Tribal Governments and Responding to COVID-19: Financial, HR and Investment Considerations
REDW LLC | March 19, 2020
As federal, state and CDC guidance and directives continue to limit people’s activities and operations, Tribes are deciding how best to handle workforce needs, while still meeting their members’ public health and safety demands. And those Tribes with enterprises must also find ways to manage their workforce and customer interactions.
REDW remains committed to supporting our clients and business associates in these challenging times, and we want to assure you that you can count on our continued partnership as we navigate our way through this uncharted landscape, together. As expected during a crisis, there is an overwhelming amount of information available on the Internet, some of it more reliable than others. To help guide your decision making, we are providing our own insights and helpful tips, below.
Many Tribes have established disaster plans and set up unified or incident teams. Be sure to visit the FEMA website to see their Tribe Mitigation Plan Review Guide.
In addition, we recommend forming a core management committee, or “Incident Team” that includes key management, public safety, health, human resources, finance and procurement, and risk managers. These managers should work hand-in-hand as events occur, understand the CDC requirements, and implement action and communication plans.
Further, we understand that FEMA funding is being put in place to assist with your disaster plan implementation, including a provision allowing Tribes to request a waiver of the 25% cost share requirement. FEMA is setting up regional calls with Tribes and will release an FAQ document soon.
The Native American Finance Officers Association (NAFOA) is also regularly posting COVID-19 Legislative Efforts and Updates impacting Indian Country on its website.
Business Interruption Insurance and Federal Assistance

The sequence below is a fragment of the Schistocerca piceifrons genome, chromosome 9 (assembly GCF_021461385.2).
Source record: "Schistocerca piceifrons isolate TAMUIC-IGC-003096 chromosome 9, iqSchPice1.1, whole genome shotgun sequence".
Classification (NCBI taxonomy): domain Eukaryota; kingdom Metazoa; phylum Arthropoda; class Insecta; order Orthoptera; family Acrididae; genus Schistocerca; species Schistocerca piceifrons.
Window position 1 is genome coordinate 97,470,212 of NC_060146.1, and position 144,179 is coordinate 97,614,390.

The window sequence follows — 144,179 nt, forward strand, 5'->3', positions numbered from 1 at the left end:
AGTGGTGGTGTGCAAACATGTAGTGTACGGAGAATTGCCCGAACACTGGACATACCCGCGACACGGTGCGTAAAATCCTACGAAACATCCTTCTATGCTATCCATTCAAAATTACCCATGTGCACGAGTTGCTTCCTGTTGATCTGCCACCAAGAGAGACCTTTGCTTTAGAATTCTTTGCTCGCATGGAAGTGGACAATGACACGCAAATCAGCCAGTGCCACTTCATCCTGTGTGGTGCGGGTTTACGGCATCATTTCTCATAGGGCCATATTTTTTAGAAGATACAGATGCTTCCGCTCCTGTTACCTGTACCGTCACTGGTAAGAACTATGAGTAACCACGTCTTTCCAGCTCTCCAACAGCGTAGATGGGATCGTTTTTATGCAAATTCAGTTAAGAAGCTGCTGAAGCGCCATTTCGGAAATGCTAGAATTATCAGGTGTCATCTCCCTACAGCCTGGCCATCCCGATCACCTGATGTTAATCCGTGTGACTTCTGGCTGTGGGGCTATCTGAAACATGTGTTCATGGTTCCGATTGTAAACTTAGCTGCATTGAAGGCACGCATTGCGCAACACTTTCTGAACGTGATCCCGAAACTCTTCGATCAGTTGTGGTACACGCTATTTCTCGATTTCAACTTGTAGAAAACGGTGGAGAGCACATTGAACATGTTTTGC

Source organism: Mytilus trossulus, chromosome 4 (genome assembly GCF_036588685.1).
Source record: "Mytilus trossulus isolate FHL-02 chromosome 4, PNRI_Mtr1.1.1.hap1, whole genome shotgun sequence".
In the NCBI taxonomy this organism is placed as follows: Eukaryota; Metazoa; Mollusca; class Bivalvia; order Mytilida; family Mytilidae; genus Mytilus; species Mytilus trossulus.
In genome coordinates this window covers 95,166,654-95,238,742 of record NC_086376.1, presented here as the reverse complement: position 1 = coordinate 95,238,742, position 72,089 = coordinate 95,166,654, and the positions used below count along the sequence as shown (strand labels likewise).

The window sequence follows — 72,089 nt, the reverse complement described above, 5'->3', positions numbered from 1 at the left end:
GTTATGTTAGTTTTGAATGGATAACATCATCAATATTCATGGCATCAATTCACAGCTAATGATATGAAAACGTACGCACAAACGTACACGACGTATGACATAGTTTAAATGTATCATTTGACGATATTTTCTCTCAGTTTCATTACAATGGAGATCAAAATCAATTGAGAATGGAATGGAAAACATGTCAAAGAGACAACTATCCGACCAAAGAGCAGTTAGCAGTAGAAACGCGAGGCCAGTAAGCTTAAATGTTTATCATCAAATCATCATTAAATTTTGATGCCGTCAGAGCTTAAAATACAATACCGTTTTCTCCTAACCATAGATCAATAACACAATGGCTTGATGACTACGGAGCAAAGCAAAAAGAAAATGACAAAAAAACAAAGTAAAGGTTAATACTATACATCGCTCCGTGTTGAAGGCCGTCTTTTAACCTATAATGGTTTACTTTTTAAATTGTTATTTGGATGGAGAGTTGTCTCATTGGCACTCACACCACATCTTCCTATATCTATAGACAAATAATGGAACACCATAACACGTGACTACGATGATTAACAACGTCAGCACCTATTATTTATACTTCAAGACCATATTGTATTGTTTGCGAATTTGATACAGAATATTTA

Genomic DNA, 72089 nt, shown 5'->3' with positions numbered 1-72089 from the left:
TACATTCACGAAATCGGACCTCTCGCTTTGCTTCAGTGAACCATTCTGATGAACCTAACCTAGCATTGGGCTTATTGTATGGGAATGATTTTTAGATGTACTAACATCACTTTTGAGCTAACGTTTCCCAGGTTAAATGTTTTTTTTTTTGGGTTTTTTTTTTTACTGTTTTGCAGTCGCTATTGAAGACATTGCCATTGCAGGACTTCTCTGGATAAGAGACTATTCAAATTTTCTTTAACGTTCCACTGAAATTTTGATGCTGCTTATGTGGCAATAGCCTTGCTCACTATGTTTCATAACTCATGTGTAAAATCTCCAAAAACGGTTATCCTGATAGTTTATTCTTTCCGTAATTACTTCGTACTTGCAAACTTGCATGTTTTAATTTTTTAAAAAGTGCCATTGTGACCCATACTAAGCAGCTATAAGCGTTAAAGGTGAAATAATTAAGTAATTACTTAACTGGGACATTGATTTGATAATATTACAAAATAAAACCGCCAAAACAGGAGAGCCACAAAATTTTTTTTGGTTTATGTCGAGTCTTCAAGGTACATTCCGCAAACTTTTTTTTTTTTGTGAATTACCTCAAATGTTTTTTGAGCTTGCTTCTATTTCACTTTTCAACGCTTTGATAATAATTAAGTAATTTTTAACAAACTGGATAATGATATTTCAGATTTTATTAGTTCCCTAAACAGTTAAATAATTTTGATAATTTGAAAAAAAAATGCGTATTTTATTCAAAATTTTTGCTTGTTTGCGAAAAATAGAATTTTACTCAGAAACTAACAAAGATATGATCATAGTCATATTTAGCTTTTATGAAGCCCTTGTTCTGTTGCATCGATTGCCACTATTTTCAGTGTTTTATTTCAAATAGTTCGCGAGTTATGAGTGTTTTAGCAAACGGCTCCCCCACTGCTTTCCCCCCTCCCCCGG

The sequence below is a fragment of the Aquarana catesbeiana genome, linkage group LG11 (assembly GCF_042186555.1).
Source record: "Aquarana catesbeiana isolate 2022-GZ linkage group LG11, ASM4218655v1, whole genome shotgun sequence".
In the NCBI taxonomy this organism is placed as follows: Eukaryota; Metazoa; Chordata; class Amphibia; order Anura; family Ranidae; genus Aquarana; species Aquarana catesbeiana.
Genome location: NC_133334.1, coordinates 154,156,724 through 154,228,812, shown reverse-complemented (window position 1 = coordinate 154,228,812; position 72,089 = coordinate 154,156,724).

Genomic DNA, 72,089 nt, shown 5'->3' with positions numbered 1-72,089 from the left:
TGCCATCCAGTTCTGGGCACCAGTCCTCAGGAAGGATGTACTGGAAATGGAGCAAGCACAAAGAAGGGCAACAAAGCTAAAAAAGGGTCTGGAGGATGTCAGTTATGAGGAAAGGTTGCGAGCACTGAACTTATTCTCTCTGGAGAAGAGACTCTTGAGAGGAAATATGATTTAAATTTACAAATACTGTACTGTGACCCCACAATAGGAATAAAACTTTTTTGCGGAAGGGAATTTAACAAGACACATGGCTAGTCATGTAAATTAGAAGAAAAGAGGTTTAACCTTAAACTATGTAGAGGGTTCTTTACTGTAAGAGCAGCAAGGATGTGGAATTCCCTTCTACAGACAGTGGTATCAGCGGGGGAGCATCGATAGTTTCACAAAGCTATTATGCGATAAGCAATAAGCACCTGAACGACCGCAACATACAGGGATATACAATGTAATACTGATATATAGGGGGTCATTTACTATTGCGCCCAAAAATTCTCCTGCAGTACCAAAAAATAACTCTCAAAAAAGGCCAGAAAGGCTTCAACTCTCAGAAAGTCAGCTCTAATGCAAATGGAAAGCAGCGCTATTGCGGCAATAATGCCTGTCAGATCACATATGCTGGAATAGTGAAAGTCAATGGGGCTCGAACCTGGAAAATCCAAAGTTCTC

It is vital that you plan to compile and track the financial and supporting documentation for claims or federal assistance for your Business Interruption Insurance, Cash Flow Planning, Projections, and related matters. This plan should include:
- Maintaining financial data to file claims for business interruption, whether using private insurance or federal assistance.
- Cash flow planning and projections.
- Consideration of refinancing that will take advantage of historically low interest rates as well as evaluating possible modifications to debt repayment terms.
- Evaluating working capital and overall capital (equity) sufficiency for Tribal enterprises.
- Budgetary projections that affect enterprise operations, lending requirements and tribal distributions.
During the COVID-19 health crisis, there are several alternatives available to Tribal employers to address social distancing mandates, mandatory closures of certain types of enterprises, and the need to keep sick employees out of the workplace.
Many employers have already elected to take their workforce remote (when possible), place employees on administrative leave (paid or unpaid) during closures, or initiate layoffs. The following are some important considerations for Tribes during this critical time:
- You should require that all employees who have symptoms and/or test positive for COVID-19 stay home and utilize their PTO/sick leave to avoid further spread of the virus.
- If you elect to offer remote work, be sure to communicate clearly that this accommodation is only allowed for a limited time. You do not want to create a precedent for remote work that will carry over after the COVID-19 crisis has passed.